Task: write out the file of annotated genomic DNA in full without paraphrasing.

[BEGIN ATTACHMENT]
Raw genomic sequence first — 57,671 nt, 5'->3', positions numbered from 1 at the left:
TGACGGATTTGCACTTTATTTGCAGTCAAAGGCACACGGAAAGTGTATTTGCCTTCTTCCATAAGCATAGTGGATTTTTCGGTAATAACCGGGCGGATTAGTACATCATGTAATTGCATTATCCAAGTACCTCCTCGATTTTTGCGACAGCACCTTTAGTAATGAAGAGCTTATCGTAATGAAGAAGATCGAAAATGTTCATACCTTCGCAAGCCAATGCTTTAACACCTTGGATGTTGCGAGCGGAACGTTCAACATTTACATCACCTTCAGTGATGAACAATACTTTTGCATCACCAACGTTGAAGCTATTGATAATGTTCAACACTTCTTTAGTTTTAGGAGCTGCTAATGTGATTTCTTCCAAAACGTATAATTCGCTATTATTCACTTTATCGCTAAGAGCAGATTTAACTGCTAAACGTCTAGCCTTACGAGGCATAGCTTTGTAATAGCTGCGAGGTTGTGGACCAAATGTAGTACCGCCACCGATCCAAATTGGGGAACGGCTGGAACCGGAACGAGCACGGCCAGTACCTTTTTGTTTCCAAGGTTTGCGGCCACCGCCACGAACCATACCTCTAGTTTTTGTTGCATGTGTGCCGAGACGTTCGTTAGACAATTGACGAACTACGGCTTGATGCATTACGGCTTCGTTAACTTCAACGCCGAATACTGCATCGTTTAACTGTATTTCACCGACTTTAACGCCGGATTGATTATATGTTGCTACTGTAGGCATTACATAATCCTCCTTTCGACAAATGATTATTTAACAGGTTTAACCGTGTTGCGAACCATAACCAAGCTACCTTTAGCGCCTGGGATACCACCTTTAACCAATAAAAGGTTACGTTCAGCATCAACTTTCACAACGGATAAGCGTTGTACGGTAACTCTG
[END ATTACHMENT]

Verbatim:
Raw genomic sequence first — 57,671 nt, 5'->3', positions numbered from 1 at the left:
TGACGGATTTGCACTTTATTTGCAGTCAAAGGCACACGGAAAGTGTATTTGCCTTCTTCCATAAGCATAGTGGATTTTTCGGTAATAACCGGGCGGATTAGTACATCATGTAATTGCATTATCCAAGTACCTCCTCGATTTTTGCGACAGCACCTTTAGTAATGAAGAGCTTATCGTAATGAAGAAGATCGAAAATGTTCATACCTTCGCAAGCCAATGCTTTAACACCTTGGATGTTGCGAGCGGAACGTTCAACATTTACATCACCTTCAGTGATGAACAATACTTTTGCATCACCAACGTTGAAGCTATTGATAATGTTCAACACTTCTTTAGTTTTAGGAGCTGCTAATGTGATTTCTTCCAAAACGTATAATTCGCTATTATTCACTTTATCGCTAAGAGCAGATTTAACTGCTAAACGTCTAGCCTTACGAGGCATAGCTTTGTAATAGCTGCGAGGTTGTGGACCAAATGTAGTACCGCCACCGATCCAAATTGGGGAACGGCTGGAACCGGAACGAGCACGGCCAGTACCTTTTTGTTTCCAAGGTTTGCGGCCACCGCCACGAACCATACCTCTAGTTTTTGTTGCATGTGTGCCGAGACGTTCGTTAGACAATTGACGAACTACGGCTTGATGCATTACGGCTTCGTTAACTTCAACGCCGAATACTGCATCGTTTAACTGTATTTCACCGACTTTAACGCCGGATTGATTATATGTTGCTACTGTAGGCATTACATAATCCTCCTTTCGACAAATGATTATTTAACAGGTTTAACCGTGTTGCGAACCATAACCAAGCTACCTTTAGCGCCTGGGATACCACCTTTAACCAATAAAAGGTTACGTTCAGCATCAACTTTCACAACGGATAAGCGTTGTACGGTAACTCTG